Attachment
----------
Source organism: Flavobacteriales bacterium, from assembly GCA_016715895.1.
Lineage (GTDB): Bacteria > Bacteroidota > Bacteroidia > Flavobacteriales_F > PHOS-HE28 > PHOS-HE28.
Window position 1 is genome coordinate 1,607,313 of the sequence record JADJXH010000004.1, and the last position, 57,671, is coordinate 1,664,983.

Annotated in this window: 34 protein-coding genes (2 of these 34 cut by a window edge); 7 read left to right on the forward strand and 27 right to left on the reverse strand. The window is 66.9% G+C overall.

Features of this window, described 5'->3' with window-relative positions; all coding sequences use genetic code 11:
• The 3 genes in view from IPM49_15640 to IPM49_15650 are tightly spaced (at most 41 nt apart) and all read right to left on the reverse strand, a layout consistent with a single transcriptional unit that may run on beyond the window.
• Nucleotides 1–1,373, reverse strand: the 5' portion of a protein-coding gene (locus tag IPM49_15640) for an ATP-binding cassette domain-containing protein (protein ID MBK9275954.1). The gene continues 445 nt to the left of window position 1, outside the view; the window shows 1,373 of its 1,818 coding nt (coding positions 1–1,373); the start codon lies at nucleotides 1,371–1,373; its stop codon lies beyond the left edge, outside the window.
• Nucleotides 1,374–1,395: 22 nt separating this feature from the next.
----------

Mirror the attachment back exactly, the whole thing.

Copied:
Source organism: Flavobacteriales bacterium, from assembly GCA_016715895.1.
Lineage (GTDB): Bacteria > Bacteroidota > Bacteroidia > Flavobacteriales_F > PHOS-HE28 > PHOS-HE28.
Window position 1 is genome coordinate 1,607,313 of the sequence record JADJXH010000004.1, and the last position, 57,671, is coordinate 1,664,983.

Annotated in this window: 34 protein-coding genes (2 of these 34 cut by a window edge); 7 read left to right on the forward strand and 27 right to left on the reverse strand. The window is 66.9% G+C overall.

Features of this window, described 5'->3' with window-relative positions; all coding sequences use genetic code 11:
• The 3 genes in view from IPM49_15640 to IPM49_15650 are tightly spaced (at most 41 nt apart) and all read right to left on the reverse strand, a layout consistent with a single transcriptional unit that may run on beyond the window.
• Nucleotides 1–1,373, reverse strand: the 5' portion of a protein-coding gene (locus tag IPM49_15640) for an ATP-binding cassette domain-containing protein (protein ID MBK9275954.1). The gene continues 445 nt to the left of window position 1, outside the view; the window shows 1,373 of its 1,818 coding nt (coding positions 1–1,373); the start codon lies at nucleotides 1,371–1,373; its stop codon lies beyond the left edge, outside the window.
• Nucleotides 1,374–1,395: 22 nt separating this feature from the next.